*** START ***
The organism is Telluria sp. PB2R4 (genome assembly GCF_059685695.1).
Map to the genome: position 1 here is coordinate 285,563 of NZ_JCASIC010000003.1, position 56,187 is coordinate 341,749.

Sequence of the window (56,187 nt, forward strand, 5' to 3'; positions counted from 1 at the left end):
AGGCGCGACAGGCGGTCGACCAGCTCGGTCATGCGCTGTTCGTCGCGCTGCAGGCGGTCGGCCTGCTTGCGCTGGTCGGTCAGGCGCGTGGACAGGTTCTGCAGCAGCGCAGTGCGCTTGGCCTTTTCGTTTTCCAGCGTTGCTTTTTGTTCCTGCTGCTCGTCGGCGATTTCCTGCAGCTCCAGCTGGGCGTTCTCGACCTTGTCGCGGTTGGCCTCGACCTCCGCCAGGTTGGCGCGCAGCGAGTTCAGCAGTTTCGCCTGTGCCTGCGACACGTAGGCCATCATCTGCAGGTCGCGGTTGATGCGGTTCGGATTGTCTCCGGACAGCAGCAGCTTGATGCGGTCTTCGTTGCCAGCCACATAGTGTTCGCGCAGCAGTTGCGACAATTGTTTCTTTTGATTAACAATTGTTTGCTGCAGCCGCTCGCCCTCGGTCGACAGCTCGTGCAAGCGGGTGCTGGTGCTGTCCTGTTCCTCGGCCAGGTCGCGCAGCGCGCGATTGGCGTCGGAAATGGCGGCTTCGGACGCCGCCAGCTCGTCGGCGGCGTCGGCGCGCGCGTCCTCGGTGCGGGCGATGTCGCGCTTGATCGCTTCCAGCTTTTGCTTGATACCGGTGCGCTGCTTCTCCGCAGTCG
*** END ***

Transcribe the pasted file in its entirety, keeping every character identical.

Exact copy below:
The organism is Telluria sp. PB2R4 (genome assembly GCF_059685695.1).
Map to the genome: position 1 here is coordinate 285,563 of NZ_JCASIC010000003.1, position 56,187 is coordinate 341,749.

Sequence of the window (56,187 nt, forward strand, 5' to 3'; positions counted from 1 at the left end):
AGGCGCGACAGGCGGTCGACCAGCTCGGTCATGCGCTGTTCGTCGCGCTGCAGGCGGTCGGCCTGCTTGCGCTGGTCGGTCAGGCGCGTGGACAGGTTCTGCAGCAGCGCAGTGCGCTTGGCCTTTTCGTTTTCCAGCGTTGCTTTTTGTTCCTGCTGCTCGTCGGCGATTTCCTGCAGCTCCAGCTGGGCGTTCTCGACCTTGTCGCGGTTGGCCTCGACCTCCGCCAGGTTGGCGCGCAGCGAGTTCAGCAGTTTCGCCTGTGCCTGCGACACGTAGGCCATCATCTGCAGGTCGCGGTTGATGCGGTTCGGATTGTCTCCGGACAGCAGCAGCTTGATGCGGTCTTCGTTGCCAGCCACATAGTGTTCGCGCAGCAGTTGCGACAATTGTTTCTTTTGATTAACAATTGTTTGCTGCAGCCGCTCGCCCTCGGTCGACAGCTCGTGCAAGCGGGTGCTGGTGCTGTCCTGTTCCTCGGCCAGGTCGCGCAGCGCGCGATTGGCGTCGGAAATGGCGGCTTCGGACGCCGCCAGCTCGTCGGCGGCGTCGGCGCGCGCGTCCTCGGTGCGGGCGATGTCGCGCTTGATCGCTTCCAGCTTTTGCTTGATACCGGTGCGCTGCTTCTCCGCAGTCG